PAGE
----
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Credit risk model for the Estonian banking sector


  • Rasmus Kattai



This paper gives an overview of the credit risk model that has been developed for the Estonian banking system. The non-performing loans and loan loss provisions of the four largest banks and the rest of the banking sector have been modelled conditional on the underlying economic conditions: economic growth, unemployment, interest rates, in- flation, indebtedness and credit growth. The model highlights the importance of economic growth as the most influential factor behind the soundness of the banking sector in the latest downturn. The expected fall in output volatility will probably decrease the relative importance of output growth and increase the role of interest rates in the future.

Suggested Citation

  • Rasmus Kattai, 2010. "Credit risk model for the Estonian banking sector," Bank of Estonia Working Papers wp2010-01, Bank of Estonia, revised 04 Feb 2010.
  • Handle: RePEc:eea:boewps:wp2010-01

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    References listed on IDEAS

    1. Carmen M. Reinhart & Kenneth S. Rogoff, 2009. "The Aftermath of Financial Crises," American Economic Review, American Economic Association, vol. 99(2), pages 466-472, May.
    2. Paul Louis Ceriel Hilbers & Alfredo Mario Leone & Mahinder Singh Gill & Owen Evens, 2000. "Macroprudential Indicators of Financial System Soundness," IMF Occasional Papers 192, International Monetary Fund.
    3. Gunnar Bardsen & Kjersti-Gro Lindquist & Dimitrios P.Tsomocos, 2006. "Evaluation of macroeconomic models for financial stability analysis," OFRC Working Papers Series 2006fe01, Oxford Financial Research Centre.
    4. Martin Cihak, 2007. "Introduction to Applied Stress Testing," IMF Working Papers 07/59, International Monetary Fund.
    5. Prasanna Gai & Sujit Kapadia & Stephen Millard & Ander Perez, 2008. "Financial Innovation, Macroeconomic Stability and Systemic Crises," Economic Journal, Royal Economic Society, vol. 118(527), pages 401-426, March.
    6. Mark Swinburne & Stéphanie Marie Stolz & Marina Moretti, 2008. "Stress Testing at the IMF," IMF Working Papers 08/206, International Monetary Fund.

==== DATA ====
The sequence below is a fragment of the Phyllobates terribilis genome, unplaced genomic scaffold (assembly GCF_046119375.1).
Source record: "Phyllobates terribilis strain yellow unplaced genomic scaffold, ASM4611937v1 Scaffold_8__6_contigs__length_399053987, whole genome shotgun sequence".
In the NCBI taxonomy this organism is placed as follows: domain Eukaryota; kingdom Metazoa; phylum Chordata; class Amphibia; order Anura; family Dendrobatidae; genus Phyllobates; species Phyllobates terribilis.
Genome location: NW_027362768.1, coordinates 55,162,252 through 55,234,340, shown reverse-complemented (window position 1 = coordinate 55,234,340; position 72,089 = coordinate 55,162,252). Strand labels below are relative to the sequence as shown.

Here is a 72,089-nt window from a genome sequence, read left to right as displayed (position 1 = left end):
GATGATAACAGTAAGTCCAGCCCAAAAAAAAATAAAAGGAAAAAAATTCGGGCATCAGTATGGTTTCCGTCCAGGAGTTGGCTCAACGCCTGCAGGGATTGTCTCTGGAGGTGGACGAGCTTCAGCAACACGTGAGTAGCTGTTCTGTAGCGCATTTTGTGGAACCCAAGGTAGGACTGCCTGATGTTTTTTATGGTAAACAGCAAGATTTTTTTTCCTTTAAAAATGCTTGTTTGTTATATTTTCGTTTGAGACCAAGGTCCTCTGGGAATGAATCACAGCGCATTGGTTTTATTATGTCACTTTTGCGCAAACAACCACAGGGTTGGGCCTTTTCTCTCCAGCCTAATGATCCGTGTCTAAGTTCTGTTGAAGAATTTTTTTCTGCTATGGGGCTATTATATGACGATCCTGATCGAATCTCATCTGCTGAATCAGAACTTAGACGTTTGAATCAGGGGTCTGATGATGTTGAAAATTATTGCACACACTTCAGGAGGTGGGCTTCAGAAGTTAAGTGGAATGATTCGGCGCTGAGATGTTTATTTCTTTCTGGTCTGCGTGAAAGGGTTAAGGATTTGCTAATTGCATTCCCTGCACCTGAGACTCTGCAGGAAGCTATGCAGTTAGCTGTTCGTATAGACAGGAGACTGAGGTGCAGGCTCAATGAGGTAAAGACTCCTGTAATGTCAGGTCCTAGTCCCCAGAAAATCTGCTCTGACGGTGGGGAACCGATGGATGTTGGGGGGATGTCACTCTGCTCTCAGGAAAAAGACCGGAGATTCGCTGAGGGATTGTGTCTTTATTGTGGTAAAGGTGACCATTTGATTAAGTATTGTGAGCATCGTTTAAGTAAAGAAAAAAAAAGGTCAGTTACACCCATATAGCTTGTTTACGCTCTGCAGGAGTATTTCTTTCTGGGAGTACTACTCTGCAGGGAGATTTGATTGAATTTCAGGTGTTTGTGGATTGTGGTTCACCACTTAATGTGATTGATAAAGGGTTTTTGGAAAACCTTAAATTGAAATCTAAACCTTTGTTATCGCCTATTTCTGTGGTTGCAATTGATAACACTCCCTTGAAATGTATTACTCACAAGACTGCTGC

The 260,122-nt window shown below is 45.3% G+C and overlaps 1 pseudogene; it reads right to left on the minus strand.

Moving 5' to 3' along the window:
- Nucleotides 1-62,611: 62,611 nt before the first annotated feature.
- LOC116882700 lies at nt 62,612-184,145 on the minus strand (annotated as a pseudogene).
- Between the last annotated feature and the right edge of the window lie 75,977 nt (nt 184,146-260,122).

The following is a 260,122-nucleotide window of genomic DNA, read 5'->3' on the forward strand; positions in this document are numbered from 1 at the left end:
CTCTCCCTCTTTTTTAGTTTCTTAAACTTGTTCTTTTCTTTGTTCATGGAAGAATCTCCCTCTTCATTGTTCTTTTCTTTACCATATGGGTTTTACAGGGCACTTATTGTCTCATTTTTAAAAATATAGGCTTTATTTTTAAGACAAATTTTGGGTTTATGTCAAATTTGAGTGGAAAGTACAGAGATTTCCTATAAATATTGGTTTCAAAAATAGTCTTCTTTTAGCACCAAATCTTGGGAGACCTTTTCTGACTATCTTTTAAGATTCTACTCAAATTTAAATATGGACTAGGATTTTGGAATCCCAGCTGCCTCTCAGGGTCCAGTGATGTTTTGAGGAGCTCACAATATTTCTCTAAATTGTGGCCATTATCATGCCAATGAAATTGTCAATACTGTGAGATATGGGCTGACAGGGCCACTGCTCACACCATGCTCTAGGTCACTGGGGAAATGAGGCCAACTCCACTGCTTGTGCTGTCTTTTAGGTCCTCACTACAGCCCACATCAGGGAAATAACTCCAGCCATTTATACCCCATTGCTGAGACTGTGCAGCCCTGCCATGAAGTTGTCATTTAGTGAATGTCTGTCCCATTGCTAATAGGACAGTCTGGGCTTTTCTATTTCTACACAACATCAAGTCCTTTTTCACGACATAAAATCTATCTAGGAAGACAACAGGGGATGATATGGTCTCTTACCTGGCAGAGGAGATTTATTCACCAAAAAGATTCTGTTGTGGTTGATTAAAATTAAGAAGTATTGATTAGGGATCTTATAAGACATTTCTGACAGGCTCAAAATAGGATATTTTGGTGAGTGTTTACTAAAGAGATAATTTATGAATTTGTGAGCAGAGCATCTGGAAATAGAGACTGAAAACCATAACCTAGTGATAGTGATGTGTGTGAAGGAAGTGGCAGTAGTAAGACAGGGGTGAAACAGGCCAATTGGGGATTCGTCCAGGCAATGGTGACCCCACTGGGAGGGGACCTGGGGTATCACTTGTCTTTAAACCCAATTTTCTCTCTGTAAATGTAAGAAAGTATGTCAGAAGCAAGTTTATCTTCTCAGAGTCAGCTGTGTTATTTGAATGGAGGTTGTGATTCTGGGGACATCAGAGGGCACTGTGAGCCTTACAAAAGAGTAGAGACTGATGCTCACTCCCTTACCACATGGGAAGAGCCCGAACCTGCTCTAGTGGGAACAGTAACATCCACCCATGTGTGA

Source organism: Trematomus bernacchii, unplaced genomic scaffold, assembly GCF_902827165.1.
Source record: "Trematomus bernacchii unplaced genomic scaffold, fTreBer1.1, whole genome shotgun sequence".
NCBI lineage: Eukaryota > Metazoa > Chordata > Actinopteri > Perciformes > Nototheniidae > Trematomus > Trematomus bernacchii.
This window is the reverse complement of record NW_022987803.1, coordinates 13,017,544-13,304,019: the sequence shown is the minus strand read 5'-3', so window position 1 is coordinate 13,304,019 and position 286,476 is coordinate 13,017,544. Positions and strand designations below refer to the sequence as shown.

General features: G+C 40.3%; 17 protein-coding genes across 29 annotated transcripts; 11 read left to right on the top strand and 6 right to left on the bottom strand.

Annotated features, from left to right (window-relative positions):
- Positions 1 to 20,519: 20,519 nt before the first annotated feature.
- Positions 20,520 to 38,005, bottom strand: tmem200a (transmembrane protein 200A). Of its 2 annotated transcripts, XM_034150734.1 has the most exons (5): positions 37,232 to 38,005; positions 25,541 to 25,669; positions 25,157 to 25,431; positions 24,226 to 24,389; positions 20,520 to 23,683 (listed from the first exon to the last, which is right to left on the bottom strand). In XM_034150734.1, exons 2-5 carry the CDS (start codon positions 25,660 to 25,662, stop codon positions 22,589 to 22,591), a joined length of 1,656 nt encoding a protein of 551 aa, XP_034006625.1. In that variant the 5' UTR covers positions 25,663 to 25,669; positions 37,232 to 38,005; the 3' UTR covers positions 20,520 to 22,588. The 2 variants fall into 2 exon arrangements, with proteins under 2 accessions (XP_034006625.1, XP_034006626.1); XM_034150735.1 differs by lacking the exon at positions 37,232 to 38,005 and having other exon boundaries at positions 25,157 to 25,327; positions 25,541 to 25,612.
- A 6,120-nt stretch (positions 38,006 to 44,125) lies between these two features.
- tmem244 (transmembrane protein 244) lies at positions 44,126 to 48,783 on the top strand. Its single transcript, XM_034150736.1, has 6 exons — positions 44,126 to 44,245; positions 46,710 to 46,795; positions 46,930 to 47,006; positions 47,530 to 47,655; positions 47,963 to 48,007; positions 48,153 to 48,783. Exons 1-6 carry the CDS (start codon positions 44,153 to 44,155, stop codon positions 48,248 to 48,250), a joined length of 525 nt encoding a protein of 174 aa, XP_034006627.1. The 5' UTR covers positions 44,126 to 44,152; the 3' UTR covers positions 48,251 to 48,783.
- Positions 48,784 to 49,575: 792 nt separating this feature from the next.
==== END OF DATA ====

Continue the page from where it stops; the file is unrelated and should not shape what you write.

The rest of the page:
7. David Haugh & Patrice Ollivaud & David Turner, 2009. "The Macroeconomic Consequences of Banking Crises in OECD Countries," OECD Economics Department Working Papers 683, OECD Publishing.
    8. Edward J Frydl, 1999. "The Length and Cost of Banking Crises," IMF Working Papers 99/30, International Monetary Fund.
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    10. Marcucci, Juri & Quagliariello, Mario, 2008. "Is bank portfolio riskiness procyclical: Evidence from Italy using a vector autoregression," Journal of International Financial Markets, Institutions and Money, Elsevier, vol. 18(1), pages 46-63, February.
    11. Harvir Kalirai & Martin Scheicher, 2002. "Macroeconomic Stress Testing: Preliminary Evidence for Austria," Financial Stability Report, Oesterreichische Nationalbank (Austrian Central Bank), issue 3, pages 58-74.
    12. Jan Willem van den End & Marco Hoeberichts & Mostafa Tabbae, 2006. "Modelling Scenario Analysis and Macro Stress-testing," DNB Working Papers 119, Netherlands Central Bank, Research Department.
    13. Bank for International Settlements, 2001. "A survey of stress tests and current practice at major financial institutions," CGFS Papers, Bank for International Settlements, number 18.
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    Cited by:

    1. Castro, Vítor, 2013. "Macroeconomic determinants of the credit risk in the banking system: The case of the GIPSI," Economic Modelling, Elsevier, vol. 31(C), pages 672-683.
    2. Grigori Fainstein & Igor Novikov, 2011. "The Comparative Analysis of Credit Risk Determinants In the Banking Sector of the Baltic States," Review of Economics & Finance, Better Advances Press, Canada, vol. 1, pages 20-45, June.

    More about this item


    credit risk; stress testing; financial soundness indicators; Estonian banking sector;

    JEL classification:

    • E32 - Macroeconomics and Monetary Economics - - Prices, Business Fluctuations, and Cycles - - - Business Fluctuations; Cycles
    • E37 - Macroeconomics and Monetary Economics - - Prices, Business Fluctuations, and Cycles - - - Forecasting and Simulation: Models and Applications
    • G17 - Financial Economics - - General Financial Markets - - - Financial Forecasting and Simulation
    • G21 - Financial Economics - - Financial Institutions and Services - - - Banks; Other Depository Institutions; Micro Finance Institutions; Mortgages

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